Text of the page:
Pineapple Lily, Sparkling Burgundy – 2 Bulbs Per Package

36 in stock

    • 45 $
Quantity

$13.50

Quick Overview

PINEAPPLE LILY, Sparkling Burgundy

FULL SUN Pineapple Lilies were introduced into Europe and the British Isles in 1760. The species was E. autumnalis. 23 years later, E. comosa, the species which is now most frequently cultivated was introduced. Today E. comosa Reuben and E. comosa Sparkling Beauty grace few American gardens, but their popularity is growing and this is great!

The scientific name of the Pineapple Lily is Eucomis which means “beautiful headed” and refers to the tuft of leaves which forms at the very top of the blossom and resembles the top of a pineapple fruit, hence the nickname “Pineapple Lily”. The plants are indigenous to South Africa, particularly the Natal, Eastern Cape and Transvaal areas. They actually belong to the Lily family, and they are a rather small group of species (approximately 10).

Pineapple Lilies make great container plants – three bulbs in a 10-12 inch diameter pot is recommended. They produce slightly smaller plants (12-14 inches as compared with 18+ inches for plants planted directly in the ground), but flourish when raised in pots. They are incredibly easy to winter over and multiply rapidly.

Sparkling Burgundy may be the best known Pineapple Lily in cultivation. Like Pineapple Lily Reuben it was developed through traditional plant breeding techniques for gardeners looking for a bronze-leaved Eucomis. The 16-20 inch tall plant produces stunning flower spikes. The spikes are burgundy and very thick, approximately 1-inch in diameter. These flower spikes are covered with pinkish cream blossoms. The leaves of the plant are deep bronze. Sparkling Beauty is even hardier than Reuben being hardy from Zones 6-11. I have to say that I have never seen a Pineapple Lily survive a Zone 6 winter, but, perhaps, with lots of fall mulching it can.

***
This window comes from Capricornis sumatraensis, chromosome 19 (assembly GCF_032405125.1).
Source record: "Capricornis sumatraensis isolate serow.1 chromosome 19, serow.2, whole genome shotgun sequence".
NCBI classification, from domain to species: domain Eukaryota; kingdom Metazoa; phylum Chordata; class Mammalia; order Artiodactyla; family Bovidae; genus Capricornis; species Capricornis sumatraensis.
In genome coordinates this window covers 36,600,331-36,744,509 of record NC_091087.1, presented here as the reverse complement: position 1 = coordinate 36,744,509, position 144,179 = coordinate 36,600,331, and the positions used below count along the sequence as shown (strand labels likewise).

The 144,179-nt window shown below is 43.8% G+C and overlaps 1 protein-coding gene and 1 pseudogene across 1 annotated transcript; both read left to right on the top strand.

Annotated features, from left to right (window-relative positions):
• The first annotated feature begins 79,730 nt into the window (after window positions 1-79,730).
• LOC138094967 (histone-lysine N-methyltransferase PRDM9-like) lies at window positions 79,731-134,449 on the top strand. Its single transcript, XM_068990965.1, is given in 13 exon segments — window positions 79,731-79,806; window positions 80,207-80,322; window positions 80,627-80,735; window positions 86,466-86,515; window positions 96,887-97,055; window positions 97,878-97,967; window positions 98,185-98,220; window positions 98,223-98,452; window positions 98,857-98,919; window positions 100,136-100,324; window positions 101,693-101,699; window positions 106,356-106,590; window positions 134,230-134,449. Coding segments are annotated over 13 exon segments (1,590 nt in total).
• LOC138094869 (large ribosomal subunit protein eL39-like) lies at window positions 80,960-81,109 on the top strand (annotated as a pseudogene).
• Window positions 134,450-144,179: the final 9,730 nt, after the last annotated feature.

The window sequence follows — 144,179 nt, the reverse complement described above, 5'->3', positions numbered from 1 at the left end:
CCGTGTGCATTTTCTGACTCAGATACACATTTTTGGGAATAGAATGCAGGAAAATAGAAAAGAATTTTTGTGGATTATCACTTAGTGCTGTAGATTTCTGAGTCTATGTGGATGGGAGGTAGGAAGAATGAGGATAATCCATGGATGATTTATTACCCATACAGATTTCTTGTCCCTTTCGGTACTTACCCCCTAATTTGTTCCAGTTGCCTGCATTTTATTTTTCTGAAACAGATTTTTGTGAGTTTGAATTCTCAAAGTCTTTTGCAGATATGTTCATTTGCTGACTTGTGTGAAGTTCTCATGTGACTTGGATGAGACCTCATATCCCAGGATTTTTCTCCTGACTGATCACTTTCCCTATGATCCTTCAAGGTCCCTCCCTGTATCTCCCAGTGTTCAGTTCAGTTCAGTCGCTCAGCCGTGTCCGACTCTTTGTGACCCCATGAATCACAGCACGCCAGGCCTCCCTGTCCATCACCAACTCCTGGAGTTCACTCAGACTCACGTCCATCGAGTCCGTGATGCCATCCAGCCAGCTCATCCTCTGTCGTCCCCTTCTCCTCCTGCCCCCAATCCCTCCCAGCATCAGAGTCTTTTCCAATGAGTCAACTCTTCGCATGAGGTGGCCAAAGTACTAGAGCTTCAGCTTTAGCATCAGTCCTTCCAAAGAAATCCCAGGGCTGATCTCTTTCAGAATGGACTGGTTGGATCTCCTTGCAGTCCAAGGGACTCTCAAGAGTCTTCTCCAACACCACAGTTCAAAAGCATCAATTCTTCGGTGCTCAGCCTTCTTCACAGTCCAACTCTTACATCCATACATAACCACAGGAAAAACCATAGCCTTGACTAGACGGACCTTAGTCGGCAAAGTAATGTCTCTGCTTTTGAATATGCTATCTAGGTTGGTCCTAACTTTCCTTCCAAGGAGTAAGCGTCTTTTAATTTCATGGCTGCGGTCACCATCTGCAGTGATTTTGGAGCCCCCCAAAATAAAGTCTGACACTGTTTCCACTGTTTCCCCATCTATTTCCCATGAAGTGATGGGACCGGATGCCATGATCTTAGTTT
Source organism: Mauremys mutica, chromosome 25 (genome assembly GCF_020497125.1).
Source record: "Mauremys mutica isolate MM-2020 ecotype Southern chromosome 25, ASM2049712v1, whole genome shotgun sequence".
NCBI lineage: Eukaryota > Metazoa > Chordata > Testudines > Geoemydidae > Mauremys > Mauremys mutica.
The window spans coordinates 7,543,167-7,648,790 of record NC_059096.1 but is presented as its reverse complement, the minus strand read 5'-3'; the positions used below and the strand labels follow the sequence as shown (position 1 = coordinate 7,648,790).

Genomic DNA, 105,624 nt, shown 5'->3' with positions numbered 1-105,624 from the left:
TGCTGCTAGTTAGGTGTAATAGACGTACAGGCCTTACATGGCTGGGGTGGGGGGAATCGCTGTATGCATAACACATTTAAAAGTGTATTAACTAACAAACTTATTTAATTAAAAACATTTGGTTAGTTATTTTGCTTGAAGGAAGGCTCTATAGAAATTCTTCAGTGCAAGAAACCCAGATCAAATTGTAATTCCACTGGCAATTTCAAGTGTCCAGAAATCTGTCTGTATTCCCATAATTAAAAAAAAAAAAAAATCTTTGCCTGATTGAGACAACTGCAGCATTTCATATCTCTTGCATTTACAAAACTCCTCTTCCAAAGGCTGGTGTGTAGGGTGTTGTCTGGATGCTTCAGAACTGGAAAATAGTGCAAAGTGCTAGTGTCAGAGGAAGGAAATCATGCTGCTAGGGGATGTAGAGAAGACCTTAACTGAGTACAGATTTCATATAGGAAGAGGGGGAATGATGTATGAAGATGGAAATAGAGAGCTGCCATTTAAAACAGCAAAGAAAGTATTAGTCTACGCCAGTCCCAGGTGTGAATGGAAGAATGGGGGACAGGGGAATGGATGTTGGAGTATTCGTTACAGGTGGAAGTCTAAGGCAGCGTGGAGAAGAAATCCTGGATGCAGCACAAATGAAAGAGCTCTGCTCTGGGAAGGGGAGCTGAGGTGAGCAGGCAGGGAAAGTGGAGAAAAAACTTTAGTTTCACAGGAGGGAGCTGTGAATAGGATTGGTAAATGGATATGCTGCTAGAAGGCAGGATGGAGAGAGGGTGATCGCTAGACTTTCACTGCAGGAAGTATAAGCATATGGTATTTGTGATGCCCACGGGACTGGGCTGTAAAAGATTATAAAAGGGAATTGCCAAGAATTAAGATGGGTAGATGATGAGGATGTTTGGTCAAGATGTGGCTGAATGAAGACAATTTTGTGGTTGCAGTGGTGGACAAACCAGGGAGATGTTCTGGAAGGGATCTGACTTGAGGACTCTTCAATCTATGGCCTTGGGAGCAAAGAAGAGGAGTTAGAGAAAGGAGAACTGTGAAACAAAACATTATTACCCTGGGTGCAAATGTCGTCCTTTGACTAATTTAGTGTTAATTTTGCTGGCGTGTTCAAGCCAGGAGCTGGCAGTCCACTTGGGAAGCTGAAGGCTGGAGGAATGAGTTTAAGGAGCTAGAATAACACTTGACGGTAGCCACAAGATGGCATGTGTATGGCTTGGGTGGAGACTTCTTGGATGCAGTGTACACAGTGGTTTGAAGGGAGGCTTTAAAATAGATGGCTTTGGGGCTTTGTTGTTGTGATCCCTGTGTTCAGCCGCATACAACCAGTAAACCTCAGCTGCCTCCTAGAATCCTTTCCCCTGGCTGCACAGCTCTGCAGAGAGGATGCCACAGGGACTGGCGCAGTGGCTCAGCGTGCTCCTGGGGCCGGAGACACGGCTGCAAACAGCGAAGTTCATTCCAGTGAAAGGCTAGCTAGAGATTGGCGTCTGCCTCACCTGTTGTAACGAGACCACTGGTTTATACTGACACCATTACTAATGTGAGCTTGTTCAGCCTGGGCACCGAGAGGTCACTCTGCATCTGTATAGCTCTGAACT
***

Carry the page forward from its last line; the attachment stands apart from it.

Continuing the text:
Pineapple Lily, Sparkling Burgundy

With the exception of the Deep South, Pineapple Lilies are rarely seen in American gardens and that is a real shame. These oddities of the plant kingdom produce huge blossom spires encircled with a cylinder of flowers. These flower cylinders extend nearly the full length of the blossom spires and the flowers attract a panoply of beneficial insects. They are great pollinator plants. They are also some of the longest lasting blossoms in the plant kingdom. In Hardiness Zones 8-10, they begin blooming in June and the single spire can last until August. In Hardiness Zones 4-7, they begin blooming in July and continue until the end of August.

Pineapple Lilies make great container plants – three bulbs in a 10-12 inch diameter pot is recommended. They produce slightly smaller plants (12-14 inches as compared with 18+ inches for plants planted directly in the ground), but flourish when raised in pots. They are incredibly easy to winter over and multiply rapidly.

The scientific name of the Pineapple Lily is Eucomis which means “beautiful headed” and refers to the tuft of leaves which forms at the very top of the blossom and resembles the top of a pineapple fruit, hence the nickname “Pineapple Lily”. The plants are indigenous to South Africa, particularly the Natal, Eastern Cape and Transvaal areas. They actually belong to the Lily family, and they are a rather small group of species (approximately 10).

The bulbs are large, with a flat bottom and a pointed top. The bulbs produce bulblets which form around the outside of each bulb. These bulblets can then be removed from the main bulb and will produce plants.